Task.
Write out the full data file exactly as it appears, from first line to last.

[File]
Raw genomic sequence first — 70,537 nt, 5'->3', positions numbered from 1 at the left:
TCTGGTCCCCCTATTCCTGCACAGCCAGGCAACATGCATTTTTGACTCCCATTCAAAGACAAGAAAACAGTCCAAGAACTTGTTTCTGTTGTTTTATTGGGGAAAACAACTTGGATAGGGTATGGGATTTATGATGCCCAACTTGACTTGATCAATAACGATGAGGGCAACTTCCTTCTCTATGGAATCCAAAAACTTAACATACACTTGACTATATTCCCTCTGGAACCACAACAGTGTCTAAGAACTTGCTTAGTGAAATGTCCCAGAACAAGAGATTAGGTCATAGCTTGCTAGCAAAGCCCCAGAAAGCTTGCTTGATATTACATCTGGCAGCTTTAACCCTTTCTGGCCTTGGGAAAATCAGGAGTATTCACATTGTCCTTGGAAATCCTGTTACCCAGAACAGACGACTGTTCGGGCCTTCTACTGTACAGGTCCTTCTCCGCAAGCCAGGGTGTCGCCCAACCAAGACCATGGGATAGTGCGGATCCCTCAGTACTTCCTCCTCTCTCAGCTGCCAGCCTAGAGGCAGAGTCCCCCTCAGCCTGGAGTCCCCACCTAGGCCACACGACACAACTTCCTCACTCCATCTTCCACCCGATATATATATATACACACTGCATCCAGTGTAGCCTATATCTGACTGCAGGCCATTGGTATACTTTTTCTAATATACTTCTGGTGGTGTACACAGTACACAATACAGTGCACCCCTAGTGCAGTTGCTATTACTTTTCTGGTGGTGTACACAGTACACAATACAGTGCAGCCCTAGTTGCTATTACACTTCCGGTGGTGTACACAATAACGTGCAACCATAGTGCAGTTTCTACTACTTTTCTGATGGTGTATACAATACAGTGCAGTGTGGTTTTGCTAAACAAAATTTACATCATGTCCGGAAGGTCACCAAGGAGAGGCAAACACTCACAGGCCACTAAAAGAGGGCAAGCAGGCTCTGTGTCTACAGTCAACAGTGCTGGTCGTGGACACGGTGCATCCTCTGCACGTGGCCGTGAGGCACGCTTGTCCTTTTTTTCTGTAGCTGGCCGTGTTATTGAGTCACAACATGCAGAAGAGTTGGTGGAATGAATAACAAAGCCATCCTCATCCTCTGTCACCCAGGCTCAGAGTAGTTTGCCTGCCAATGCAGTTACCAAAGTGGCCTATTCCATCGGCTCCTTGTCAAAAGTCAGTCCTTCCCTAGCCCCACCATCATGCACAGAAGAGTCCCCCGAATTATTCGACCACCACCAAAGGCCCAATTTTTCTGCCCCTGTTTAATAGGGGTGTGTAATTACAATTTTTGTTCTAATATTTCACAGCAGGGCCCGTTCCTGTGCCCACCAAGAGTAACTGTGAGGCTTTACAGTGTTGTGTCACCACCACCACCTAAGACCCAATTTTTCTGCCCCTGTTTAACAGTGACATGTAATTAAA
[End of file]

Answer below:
Raw genomic sequence first — 70,537 nt, 5'->3', positions numbered from 1 at the left:
TCTGGTCCCCCTATTCCTGCACAGCCAGGCAACATGCATTTTTGACTCCCATTCAAAGACAAGAAAACAGTCCAAGAACTTGTTTCTGTTGTTTTATTGGGGAAAACAACTTGGATAGGGTATGGGATTTATGATGCCCAACTTGACTTGATCAATAACGATGAGGGCAACTTCCTTCTCTATGGAATCCAAAAACTTAACATACACTTGACTATATTCCCTCTGGAACCACAACAGTGTCTAAGAACTTGCTTAGTGAAATGTCCCAGAACAAGAGATTAGGTCATAGCTTGCTAGCAAAGCCCCAGAAAGCTTGCTTGATATTACATCTGGCAGCTTTAACCCTTTCTGGCCTTGGGAAAATCAGGAGTATTCACATTGTCCTTGGAAATCCTGTTACCCAGAACAGACGACTGTTCGGGCCTTCTACTGTACAGGTCCTTCTCCGCAAGCCAGGGTGTCGCCCAACCAAGACCATGGGATAGTGCGGATCCCTCAGTACTTCCTCCTCTCTCAGCTGCCAGCCTAGAGGCAGAGTCCCCCTCAGCCTGGAGTCCCCACCTAGGCCACACGACACAACTTCCTCACTCCATCTTCCACCCGATATATATATATACACACTGCATCCAGTGTAGCCTATATCTGACTGCAGGCCATTGGTATACTTTTTCTAATATACTTCTGGTGGTGTACACAGTACACAATACAGTGCACCCCTAGTGCAGTTGCTATTACTTTTCTGGTGGTGTACACAGTACACAATACAGTGCAGCCCTAGTTGCTATTACACTTCCGGTGGTGTACACAATAACGTGCAACCATAGTGCAGTTTCTACTACTTTTCTGATGGTGTATACAATACAGTGCAGTGTGGTTTTGCTAAACAAAATTTACATCATGTCCGGAAGGTCACCAAGGAGAGGCAAACACTCACAGGCCACTAAAAGAGGGCAAGCAGGCTCTGTGTCTACAGTCAACAGTGCTGGTCGTGGACACGGTGCATCCTCTGCACGTGGCCGTGAGGCACGCTTGTCCTTTTTTTCTGTAGCTGGCCGTGTTATTGAGTCACAACATGCAGAAGAGTTGGTGGAATGAATAACAAAGCCATCCTCATCCTCTGTCACCCAGGCTCAGAGTAGTTTGCCTGCCAATGCAGTTACCAAAGTGGCCTATTCCATCGGCTCCTTGTCAAAAGTCAGTCCTTCCCTAGCCCCACCATCATGCACAGAAGAGTCCCCCGAATTATTCGACCACCACCAAAGGCCCAATTTTTCTGCCCCTGTTTAATAGGGGTGTGTAATTACAATTTTTGTTCTAATATTTCACAGCAGGGCCCGTTCCTGTGCCCACCAAGAGTAACTGTGAGGCTTTACAGTGTTGTGTCACCACCACCACCTAAGACCCAATTTTTCTGCCCCTGTTTAACAGTGACATGTAATTAAA